Families are buying sport-utility vehicles in droves, but not everyone needs or even wants an SUV. For many, a minivan still is the best option. The Pontiac Montana answers this call.
Pontiac has enhanced its minivan for 2002 by offering all-wheel drive for improved traction in wintry conditions and a new-generation DVD entertainment system for improved relations with backseat occupants. A Thunder Sport appearance package is now available for a sportier appearance.
Pontiac's Montana is quite handsome by minivan standards. This is one Pontiac on which the brand's lower body cladding enhances the appearance and gives this minivan a more SUV-like look.
Thunder Sport adds wild-looking bulges to the hood that look ridiculous.
All Montanas have height-adjustable driver's seats, which really aids comfort on long trips. You can completely change your driving position without getting too close or too far from the steering wheel. The fore-and-aft range of the driver's seat is one of the longest we've sampled, and will probably provide enough room for six-and-a-half-footers. That also means you can make yourself some room in the driver's seat if you have to wait there for the soccer game to end.
The front seats hold you securely, but they don't feel like the buckets in a sedan. There are large side bolsters on the backs of the seats, but the seating surface is relatively flat. This makes the van easy to get into, but encourages you to move around on long trips.
The standard second-row bucket seats fold and remove easily. Handy diagrams on the frames underneath the seats instruct you how to unlatch them from the floor. They are among the lightest seats in the minivan market, so removing them won't kill your back. However, they are heavy enough that you'll want to convince a teenager to move them across the minivan's floor and into your garage. Doing this reveals a flat and wide rear cargo floor.
The dashboard is neatly arranged, and the gauges are easy to read. However, when the speedometer needle reaches 75 mph, it blocks the right turn-signal indicator. A gentle chime indicates you've left the indicator on, but you'll miss it if you've got the stereo turned up. The steering wheel has seek, set, and AM/FM radio controls within reach of your left thumb, and volume, mute, and play (for cassettes and CDs) near your right thumb.
The videotape and CD players are nicely located up on the front console.
The DVD entertainment system has been redesigned for 2002. It features a large seven-inch screen that folds down from the roof panel. It features a wireless remote, auxiliary jacks for video game systems and camcorders, and wireless headphones. Called MontanaVision, the system comes standard on the versions of the long-wheelbase minivans. What we like best about this system is its integration; aftermarket systems we've tried tend to be more difficult to use and not as durable.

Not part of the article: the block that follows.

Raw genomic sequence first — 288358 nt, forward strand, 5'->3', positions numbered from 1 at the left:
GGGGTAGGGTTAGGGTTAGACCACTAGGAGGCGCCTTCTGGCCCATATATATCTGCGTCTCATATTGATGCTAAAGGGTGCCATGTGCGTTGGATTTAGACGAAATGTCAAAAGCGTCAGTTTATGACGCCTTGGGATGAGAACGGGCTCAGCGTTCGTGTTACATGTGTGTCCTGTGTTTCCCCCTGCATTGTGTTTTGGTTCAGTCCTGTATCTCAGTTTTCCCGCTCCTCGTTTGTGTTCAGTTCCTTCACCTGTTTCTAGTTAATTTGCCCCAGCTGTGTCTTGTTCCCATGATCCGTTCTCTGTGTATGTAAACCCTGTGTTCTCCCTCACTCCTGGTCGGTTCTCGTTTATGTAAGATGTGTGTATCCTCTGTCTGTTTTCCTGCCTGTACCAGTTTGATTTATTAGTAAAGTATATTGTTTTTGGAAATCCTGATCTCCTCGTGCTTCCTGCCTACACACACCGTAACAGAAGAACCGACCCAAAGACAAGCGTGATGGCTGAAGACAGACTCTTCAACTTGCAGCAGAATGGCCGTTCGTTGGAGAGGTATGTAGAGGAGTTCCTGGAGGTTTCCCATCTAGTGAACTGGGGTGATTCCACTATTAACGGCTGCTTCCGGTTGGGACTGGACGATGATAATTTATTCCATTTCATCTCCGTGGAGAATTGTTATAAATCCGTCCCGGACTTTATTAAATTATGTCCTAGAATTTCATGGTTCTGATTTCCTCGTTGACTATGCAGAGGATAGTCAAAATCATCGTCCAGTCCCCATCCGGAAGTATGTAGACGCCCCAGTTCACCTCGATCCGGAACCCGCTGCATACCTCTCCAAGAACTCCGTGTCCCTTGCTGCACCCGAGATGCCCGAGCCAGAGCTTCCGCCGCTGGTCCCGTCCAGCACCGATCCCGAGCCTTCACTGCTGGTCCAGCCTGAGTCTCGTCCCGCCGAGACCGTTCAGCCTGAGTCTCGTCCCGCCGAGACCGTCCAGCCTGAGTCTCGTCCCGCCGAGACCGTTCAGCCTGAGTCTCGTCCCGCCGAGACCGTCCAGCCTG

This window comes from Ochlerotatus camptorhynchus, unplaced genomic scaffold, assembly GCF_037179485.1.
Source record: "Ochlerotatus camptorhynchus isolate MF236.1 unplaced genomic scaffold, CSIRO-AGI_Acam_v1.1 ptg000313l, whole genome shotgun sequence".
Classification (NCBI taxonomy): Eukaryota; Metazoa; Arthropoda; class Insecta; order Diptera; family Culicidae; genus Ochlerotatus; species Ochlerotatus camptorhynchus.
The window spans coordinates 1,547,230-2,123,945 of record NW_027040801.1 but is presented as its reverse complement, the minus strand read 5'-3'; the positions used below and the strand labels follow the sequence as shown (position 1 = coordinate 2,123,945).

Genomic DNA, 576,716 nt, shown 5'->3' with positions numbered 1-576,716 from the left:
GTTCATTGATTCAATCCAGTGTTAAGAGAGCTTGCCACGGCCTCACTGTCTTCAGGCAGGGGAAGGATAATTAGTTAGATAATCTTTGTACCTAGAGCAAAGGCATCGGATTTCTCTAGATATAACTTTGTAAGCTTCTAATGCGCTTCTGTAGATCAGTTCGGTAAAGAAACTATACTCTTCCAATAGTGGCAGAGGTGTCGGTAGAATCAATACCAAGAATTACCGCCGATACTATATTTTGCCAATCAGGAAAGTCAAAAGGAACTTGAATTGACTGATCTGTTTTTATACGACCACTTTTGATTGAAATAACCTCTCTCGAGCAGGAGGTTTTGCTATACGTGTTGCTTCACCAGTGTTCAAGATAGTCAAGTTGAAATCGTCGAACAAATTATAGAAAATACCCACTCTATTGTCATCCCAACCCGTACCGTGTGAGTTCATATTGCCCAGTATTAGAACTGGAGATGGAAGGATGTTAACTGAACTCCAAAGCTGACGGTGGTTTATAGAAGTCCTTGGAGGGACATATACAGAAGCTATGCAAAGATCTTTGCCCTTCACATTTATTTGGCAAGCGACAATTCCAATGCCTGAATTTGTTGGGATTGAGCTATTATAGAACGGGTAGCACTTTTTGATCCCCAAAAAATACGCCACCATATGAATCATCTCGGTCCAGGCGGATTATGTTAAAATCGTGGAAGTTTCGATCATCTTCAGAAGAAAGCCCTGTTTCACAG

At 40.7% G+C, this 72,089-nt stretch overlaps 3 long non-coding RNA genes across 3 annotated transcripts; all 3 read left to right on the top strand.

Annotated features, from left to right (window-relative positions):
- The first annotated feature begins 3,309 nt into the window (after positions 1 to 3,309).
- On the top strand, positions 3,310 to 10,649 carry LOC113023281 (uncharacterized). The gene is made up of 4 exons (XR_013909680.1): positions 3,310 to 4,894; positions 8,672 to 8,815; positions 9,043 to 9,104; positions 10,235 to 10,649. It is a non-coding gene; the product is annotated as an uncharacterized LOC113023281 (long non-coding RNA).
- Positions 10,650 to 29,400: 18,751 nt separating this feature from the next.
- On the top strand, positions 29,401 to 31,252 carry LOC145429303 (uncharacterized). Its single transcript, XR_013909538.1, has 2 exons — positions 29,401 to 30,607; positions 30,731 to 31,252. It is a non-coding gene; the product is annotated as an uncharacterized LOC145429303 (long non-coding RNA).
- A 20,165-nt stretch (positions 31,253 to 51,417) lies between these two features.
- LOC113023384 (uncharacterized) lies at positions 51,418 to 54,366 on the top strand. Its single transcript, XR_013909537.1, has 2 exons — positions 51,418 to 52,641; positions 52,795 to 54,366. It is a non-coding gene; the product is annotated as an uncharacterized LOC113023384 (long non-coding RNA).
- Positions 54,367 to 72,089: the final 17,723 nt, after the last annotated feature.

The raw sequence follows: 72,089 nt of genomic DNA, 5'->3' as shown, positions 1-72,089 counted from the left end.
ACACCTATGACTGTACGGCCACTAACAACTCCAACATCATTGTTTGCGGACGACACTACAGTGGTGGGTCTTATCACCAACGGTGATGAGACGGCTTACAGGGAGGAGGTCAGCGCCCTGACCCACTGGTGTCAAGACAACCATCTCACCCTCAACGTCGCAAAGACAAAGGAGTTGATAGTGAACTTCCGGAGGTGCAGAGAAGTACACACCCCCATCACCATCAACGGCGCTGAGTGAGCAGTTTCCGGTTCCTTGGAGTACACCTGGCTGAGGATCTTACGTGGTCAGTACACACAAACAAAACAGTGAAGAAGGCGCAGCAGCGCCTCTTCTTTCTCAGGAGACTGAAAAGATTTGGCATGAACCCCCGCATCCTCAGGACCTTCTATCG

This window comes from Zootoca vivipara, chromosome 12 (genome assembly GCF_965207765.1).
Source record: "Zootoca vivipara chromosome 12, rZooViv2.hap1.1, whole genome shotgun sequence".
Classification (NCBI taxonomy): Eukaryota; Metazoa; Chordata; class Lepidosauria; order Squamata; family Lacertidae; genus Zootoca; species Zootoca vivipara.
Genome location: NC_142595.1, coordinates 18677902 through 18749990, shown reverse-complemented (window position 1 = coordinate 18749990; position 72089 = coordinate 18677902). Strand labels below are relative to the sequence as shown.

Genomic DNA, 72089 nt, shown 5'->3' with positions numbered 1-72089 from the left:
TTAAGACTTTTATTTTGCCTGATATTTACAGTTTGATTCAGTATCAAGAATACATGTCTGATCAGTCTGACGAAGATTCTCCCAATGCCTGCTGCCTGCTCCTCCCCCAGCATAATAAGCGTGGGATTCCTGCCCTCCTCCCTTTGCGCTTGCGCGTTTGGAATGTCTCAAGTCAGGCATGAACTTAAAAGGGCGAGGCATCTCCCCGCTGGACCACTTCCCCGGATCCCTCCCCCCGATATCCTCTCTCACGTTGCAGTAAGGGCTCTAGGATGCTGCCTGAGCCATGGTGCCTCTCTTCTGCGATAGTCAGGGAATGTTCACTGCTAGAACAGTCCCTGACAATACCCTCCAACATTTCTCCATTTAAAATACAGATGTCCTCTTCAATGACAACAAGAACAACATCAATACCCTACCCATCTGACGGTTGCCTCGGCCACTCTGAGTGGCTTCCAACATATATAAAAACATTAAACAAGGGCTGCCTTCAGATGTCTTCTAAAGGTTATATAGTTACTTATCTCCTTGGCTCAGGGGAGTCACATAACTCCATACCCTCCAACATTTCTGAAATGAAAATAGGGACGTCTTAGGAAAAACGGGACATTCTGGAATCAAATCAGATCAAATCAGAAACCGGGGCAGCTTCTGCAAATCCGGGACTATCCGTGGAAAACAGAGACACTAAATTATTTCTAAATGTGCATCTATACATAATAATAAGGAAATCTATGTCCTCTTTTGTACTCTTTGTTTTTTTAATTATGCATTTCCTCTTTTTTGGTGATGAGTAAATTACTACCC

While not an all-out SUV, the Montana can be the perfect family truckster. Crosswinds won't make it wander on the way to Wally World. Veer off onto poorly maintained secondary roads and the suspension doesn't get upset. You feel confident driving on bad roads, and that's with the front-wheel-drive system.
Versatrak enhances your driving comfort and confidence in bad weather and non-paved road conditions. Versatrak is new for the Montana for 2002. While operating as a front-wheel-drive system in normal conditions, it automatically directs power between the front and rear wheels to provide grip in adverse weather conditions or whenever one of the tires begins to spin. The system is compact as well as efficient.
The Montana corners quickly for a minivan, especially versions that have the Sport Performance and Handling Package ($395) that includes alloy wheels, all-weather tires, automatic level control, sport suspension and traction control.
The front-wheel-drive Montana has a twist-beam rear axle that contributes much-needed rear roll stiffness in a front-heavy vehicle. Versatrak versions have an independent suspension at all four corners.
The Montana's tires don't complain until you push very hard, and that's unique for a minivan. Body roll is less noticeable than in many other minivans, even those from within the GM stable. Part of the Montana's handling package includes stiffer springs and larger shock absorbers in the rear.
Back on the big highways, you'll feel no pain. The noise from the powerplant is limited to an isolated and distant hissing. At 80 mph, which we found to be the average cruising speed on most Western highways marked at a 75 mph limit, the engine is revving at just 2400 rpm. The Montana doesn't sound like it's straining to keep up, and passing slower cars can be done without too much prior planning.
The V6 engine has good throttle response in traffic, and it's efficient; we managed 25 mpg on a fast trip across Michigan. The EPA estimates highway fuel economy at 26 mpg.
Traction control is optional for front-wheel-drive models. It's a good idea for easier control in winter driving. Without traction control engaged, you can easily spin one of the front wheels during a spirited take-off on dry pavement. With a torque-pumping V6 and front-wheel drive, torque steer is sometimes noticeable as a slight tug on the steering wheel under hard acceleration.
The brake pedal is typically spongy, as it is on most GM platforms that were designed in the early 1990s. Newer designs, such as the latest Bonneville and GM's newest big pickups and SUVs, lack this mushy feeling, so the Montana will likely get a better-feeling brake pedal in the future. Having said that, the antilock brake system works well, without undue clattering of the pedal.
The Pontiac Montana is one of our favorite minivans, and it has been greatly enhanced for 2002 with such features as Versatrak and the latest in entertainment systems.
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